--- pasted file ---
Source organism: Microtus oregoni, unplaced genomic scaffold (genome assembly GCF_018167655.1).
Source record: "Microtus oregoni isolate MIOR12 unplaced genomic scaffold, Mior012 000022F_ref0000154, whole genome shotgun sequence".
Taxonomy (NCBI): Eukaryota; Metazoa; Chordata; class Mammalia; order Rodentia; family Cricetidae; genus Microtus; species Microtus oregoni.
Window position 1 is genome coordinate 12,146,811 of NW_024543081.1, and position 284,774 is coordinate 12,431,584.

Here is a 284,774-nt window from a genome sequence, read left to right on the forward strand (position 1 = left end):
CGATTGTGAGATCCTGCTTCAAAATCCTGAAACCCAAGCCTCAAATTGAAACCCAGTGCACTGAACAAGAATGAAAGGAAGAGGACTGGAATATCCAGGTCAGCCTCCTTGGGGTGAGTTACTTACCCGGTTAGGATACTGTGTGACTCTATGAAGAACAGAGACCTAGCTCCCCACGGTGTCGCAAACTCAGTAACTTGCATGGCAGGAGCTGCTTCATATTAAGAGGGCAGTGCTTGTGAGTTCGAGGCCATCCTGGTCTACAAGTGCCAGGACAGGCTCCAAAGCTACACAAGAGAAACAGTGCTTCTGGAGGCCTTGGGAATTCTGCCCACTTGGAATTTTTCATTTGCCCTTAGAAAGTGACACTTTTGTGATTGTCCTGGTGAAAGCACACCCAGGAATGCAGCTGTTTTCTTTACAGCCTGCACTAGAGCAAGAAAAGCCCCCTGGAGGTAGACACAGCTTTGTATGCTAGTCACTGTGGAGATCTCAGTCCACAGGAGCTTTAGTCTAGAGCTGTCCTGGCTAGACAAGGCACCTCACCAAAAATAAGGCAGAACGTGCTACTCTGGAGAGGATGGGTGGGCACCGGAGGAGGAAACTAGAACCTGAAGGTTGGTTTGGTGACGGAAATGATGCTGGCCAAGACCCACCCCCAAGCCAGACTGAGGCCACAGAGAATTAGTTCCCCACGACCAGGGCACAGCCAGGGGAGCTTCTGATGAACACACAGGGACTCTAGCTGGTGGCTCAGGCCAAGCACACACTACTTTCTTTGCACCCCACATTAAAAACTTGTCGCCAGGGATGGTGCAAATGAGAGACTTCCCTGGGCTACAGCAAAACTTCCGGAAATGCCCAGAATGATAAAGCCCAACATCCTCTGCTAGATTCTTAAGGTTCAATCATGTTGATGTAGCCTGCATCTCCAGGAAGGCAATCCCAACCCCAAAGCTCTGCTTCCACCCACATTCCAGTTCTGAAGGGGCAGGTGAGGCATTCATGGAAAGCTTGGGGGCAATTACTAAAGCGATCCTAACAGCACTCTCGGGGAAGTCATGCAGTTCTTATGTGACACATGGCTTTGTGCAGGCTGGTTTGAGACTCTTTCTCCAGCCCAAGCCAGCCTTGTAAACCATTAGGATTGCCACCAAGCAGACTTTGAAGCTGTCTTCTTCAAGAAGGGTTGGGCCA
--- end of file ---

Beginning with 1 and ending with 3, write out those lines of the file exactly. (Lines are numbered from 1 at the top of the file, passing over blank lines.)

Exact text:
Source organism: Microtus oregoni, unplaced genomic scaffold (genome assembly GCF_018167655.1).
Source record: "Microtus oregoni isolate MIOR12 unplaced genomic scaffold, Mior012 000022F_ref0000154, whole genome shotgun sequence".
Taxonomy (NCBI): Eukaryota; Metazoa; Chordata; class Mammalia; order Rodentia; family Cricetidae; genus Microtus; species Microtus oregoni.